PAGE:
DC Brau Finds Continued Success — One Can at a Time

By Marley McKenzie, Foodable Contributor

DC Brau prides itself on being the first of its kind. For decades, our Nation’s Capitol lacked a brewery to call its own. DC Brau was founded in 2009, opened its doors in 2011, and was the first to brew and distribute beer within city limits since 1956. It didn’t take long for the trend to catch on. In the past few years, the city has become a verified beertopia, as brewers like 3 Stars, Atlas and Denizens moved to town. And those are just the breweries. 

Beer has become a fine art in this city, and restaurants all across DC are catering to young residents hungry for ever more unique and flavorful craft beers. From brewpubs like Biergarten Haus to large operations with in-house brewing like Bluejacket, Washingtonians now have an unprecedented amount of options when it comes to choosing a beer. 

No Slowing Down

Despite all the new kids on the block, DC Brau is not on the retreat. In fact, they’ve ramped up production in recent years, producing 11,600 bbls in 2014. They also released three new beers just last month: the Brau Pils, a scotch ale ornately named The Stone of Arbroath, the El Hefe Speaks! and even a Crowler, a 32-ounce container inspired by their flagship Public. 

Beauty in the Details

So how does DC Brau manage to defend its turf? One might suggest that a key element of the brand lies in its iconic cans. You can spot a DC Brau can from a mile away. The packaging almost always includes a "factoid" about DC itself, including voting rights, political scandals or DC history. Several of the beers are even named after important events in Washington’s history, and each corresponding can is hand-designed by local artists to embody the spirit of these chapters of Washington’s collective story. 

Photo Credit: DCBrau.com

Photo Credit: DCBrau.com

The familiar Capitol Building is a distinct part of their logo, and many cans include a diamond-patterned background. Why diamonds? The District of Columbia was a complete diamond of land, ceded by both Virginia and Maryland in 1791. In 1846, the territory that was originally part of Virginia was taken back in what is known as the District of Columbia "Retrocession.”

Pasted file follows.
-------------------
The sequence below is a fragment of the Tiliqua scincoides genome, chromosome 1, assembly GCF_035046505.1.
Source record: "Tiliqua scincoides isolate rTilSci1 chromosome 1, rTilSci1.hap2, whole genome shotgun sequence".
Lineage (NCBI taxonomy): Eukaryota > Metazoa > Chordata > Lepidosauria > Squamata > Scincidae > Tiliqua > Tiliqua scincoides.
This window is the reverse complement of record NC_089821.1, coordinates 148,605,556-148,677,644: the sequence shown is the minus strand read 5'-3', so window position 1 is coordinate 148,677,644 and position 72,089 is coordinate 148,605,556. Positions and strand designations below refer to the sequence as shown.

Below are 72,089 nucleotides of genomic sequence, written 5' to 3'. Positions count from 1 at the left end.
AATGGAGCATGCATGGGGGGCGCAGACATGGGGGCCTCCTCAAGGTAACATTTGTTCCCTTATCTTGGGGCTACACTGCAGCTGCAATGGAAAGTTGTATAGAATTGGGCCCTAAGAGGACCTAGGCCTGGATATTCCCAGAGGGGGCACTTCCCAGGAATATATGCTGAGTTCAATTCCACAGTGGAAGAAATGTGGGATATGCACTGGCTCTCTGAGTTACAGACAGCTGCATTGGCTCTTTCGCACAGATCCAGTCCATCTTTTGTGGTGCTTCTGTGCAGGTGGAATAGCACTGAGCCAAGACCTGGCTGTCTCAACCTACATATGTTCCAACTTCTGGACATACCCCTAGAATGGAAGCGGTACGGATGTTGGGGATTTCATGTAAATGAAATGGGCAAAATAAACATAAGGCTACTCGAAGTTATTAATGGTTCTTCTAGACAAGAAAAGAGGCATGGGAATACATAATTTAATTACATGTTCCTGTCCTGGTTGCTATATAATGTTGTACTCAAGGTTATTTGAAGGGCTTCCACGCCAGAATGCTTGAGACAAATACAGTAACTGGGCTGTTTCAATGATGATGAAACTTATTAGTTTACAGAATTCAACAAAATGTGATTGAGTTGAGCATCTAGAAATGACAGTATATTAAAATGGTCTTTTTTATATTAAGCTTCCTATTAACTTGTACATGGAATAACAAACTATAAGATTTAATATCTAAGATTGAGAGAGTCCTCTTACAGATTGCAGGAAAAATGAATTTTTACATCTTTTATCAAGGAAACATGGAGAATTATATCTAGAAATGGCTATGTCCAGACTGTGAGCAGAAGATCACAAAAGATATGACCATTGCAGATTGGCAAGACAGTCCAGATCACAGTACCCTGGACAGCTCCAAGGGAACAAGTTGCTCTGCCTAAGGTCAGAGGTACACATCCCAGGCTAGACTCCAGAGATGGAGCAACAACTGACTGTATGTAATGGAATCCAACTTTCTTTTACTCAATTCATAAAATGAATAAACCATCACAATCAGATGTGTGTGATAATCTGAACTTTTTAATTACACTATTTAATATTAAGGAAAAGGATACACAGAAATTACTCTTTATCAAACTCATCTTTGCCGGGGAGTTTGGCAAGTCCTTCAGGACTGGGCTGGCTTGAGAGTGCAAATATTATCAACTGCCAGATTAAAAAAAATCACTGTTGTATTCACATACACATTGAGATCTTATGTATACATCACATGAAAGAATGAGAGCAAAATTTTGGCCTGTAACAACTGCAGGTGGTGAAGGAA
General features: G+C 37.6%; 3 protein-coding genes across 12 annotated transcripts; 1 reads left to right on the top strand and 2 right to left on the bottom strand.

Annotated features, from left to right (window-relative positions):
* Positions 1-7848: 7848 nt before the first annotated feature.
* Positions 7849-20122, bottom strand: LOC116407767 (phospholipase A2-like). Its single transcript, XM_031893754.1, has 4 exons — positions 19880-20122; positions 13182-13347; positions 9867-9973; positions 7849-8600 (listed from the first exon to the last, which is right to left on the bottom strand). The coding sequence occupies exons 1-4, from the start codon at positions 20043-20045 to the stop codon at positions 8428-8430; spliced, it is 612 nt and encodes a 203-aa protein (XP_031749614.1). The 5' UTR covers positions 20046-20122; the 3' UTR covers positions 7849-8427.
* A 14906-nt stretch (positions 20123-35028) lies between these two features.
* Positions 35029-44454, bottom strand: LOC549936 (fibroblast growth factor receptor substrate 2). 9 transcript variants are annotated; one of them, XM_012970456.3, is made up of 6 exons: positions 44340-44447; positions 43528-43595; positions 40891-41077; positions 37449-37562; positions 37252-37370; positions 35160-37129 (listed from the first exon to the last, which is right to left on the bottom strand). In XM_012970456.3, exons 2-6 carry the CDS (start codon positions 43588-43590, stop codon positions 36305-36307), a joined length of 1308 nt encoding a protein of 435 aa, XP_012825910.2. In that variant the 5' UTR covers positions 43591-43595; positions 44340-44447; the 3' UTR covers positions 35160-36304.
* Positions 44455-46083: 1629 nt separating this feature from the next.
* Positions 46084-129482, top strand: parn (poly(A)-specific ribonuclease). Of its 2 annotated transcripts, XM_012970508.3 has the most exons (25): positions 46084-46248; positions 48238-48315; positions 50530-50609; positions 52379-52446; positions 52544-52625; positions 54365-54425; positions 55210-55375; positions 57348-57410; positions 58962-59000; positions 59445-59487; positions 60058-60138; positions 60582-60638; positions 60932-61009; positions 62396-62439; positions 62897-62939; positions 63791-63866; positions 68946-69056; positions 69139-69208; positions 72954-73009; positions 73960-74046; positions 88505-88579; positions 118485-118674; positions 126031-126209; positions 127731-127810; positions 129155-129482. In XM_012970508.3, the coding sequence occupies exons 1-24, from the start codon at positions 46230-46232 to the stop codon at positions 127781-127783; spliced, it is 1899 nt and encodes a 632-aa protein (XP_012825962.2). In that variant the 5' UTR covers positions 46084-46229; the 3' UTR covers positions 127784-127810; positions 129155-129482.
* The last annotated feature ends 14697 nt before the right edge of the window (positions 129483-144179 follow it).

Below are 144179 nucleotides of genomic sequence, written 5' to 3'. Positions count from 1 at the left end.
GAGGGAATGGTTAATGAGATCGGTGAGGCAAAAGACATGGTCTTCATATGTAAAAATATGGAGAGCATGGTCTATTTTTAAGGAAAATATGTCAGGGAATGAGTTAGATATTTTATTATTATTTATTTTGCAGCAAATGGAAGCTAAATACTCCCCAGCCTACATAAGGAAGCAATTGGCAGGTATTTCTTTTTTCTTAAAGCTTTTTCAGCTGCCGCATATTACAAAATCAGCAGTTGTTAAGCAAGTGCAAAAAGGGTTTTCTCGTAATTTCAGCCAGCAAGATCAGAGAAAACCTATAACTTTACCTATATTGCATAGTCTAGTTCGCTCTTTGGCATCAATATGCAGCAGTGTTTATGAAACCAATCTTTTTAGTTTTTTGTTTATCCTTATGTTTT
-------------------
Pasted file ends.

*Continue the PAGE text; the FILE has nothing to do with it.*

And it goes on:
Take The Citizen, a popular strong ale in the Belgian style. The beer debuted in 2012, and its namesake comes from a distinctly Washingtonian moment in history: In 1963, the citizens of Washington DC won the right to vote for president with the 23rd amendment to the Constitution.

The Citizen’s story and its corresponding can art highlight the subtle message that the brewers want to make clear with every can of DC Brau: We are DC’s beer. Sometimes, this includes the political commentary so typical of the Capitol city. DC Brau’s can art is unafraid to allude to more controversial matters that young Washingtonians often face in their day-to-day lives in the city. 

The El Hefe Speaks!, a German-style hefeweizen, is a perfect example. The can – created by DC artist Rob Shortley – depicts a politician at a press conference, with one minor adjustment: a stereo for a head. 

 
Photo Credit: brightestyoungthings.com

Photo Credit: brightestyoungthings.com

 
Photo Credit: Friscotaphouse.com

Photo Credit: Friscotaphouse.com

Additionally, DC Brau enthusiastically supports D.C. Statehood. Founders Brandon Skall and Jeff Hancock are longtime supporters of the cause. The campaign for statehood is featured prominently on their website, but it’s personified on their beer cans. According to the brewery, the drive for statehood is the entire inspiration behind the cans’ historical factoids. In addition to their cans, DC Brau's slogan is "Fermentation Without Representation,” a nod to the "Taxation Without Representation" slogan of DC license plates. According to DC Vote, a national citizen engagement and advocacy organization dedicated to strengthening democracy and securing equality for all in the District of Columbia, the can art is working: “The cans and stickers have been amazing conversation starters about DC voting rights both in bars and on the street.”